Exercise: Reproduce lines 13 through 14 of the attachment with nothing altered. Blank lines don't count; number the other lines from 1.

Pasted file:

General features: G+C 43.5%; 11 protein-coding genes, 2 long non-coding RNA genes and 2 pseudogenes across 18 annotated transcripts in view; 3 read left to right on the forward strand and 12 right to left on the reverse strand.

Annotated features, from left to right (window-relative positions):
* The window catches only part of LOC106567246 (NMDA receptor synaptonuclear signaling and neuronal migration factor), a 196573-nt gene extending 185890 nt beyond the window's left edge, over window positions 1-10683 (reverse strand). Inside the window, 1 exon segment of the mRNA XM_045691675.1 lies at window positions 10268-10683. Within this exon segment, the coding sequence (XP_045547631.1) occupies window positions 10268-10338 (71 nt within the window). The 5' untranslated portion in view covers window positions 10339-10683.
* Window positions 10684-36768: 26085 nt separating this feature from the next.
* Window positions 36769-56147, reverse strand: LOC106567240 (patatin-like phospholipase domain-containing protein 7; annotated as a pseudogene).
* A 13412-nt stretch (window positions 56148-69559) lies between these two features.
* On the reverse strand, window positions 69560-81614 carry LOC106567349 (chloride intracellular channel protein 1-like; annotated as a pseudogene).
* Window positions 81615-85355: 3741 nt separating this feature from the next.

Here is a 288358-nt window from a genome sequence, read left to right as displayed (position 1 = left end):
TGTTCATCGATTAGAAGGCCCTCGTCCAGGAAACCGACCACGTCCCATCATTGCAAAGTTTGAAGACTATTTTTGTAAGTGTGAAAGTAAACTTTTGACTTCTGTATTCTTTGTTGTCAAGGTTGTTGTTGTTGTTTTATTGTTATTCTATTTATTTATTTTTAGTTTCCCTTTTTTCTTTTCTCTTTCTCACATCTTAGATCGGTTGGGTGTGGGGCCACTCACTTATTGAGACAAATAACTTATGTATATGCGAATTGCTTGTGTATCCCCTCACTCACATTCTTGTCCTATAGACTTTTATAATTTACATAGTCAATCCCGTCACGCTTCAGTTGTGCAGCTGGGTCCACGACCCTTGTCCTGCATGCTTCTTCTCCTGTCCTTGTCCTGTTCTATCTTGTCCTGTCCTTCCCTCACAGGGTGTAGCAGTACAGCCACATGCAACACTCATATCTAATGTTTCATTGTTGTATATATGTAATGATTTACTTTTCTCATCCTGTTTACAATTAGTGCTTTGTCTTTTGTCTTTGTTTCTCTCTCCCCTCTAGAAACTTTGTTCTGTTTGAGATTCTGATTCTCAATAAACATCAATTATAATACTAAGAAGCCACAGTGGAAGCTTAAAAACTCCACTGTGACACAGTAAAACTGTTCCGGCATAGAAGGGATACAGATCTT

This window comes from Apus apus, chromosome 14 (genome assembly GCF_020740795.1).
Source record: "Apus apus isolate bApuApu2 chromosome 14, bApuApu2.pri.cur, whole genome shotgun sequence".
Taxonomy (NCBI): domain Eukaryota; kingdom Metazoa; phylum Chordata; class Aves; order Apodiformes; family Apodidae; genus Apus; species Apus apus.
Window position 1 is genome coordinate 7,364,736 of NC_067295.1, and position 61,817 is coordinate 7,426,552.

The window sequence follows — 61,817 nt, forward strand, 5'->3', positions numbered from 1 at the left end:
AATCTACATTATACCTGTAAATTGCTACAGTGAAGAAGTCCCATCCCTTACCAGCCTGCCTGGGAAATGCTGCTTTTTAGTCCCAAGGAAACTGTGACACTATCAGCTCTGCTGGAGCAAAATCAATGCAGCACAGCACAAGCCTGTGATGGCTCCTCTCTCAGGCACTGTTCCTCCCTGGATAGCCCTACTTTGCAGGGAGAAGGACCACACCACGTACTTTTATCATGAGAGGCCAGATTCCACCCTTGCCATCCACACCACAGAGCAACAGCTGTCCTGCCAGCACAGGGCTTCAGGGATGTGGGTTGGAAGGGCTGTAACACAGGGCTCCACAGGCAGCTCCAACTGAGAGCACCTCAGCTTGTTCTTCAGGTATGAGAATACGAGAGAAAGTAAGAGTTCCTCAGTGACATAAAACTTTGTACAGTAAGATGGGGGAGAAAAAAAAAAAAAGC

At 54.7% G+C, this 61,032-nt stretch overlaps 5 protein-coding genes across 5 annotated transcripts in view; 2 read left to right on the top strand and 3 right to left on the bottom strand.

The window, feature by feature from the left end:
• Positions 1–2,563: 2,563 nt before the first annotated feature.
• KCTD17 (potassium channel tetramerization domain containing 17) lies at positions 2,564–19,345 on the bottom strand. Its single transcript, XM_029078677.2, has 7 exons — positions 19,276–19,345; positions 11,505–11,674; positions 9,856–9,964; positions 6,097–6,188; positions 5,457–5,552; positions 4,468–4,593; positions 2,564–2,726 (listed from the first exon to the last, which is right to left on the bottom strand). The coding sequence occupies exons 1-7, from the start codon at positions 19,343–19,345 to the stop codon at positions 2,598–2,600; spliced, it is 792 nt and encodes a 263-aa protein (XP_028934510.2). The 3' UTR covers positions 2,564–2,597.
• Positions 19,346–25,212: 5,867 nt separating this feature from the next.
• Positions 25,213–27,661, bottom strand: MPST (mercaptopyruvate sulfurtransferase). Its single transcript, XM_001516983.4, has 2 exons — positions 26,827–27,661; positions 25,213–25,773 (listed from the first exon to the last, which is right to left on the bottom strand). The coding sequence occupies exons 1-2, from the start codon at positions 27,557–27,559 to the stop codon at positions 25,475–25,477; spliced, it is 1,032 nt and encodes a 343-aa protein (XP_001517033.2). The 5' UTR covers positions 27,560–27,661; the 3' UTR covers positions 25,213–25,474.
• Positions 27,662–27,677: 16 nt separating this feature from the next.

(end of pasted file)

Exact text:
Taxonomy (NCBI): domain Eukaryota; kingdom Metazoa; phylum Chordata; class Aves; order Apodiformes; family Apodidae; genus Apus; species Apus apus.
Window position 1 is genome coordinate 7,364,736 of NC_067295.1, and position 61,817 is coordinate 7,426,552.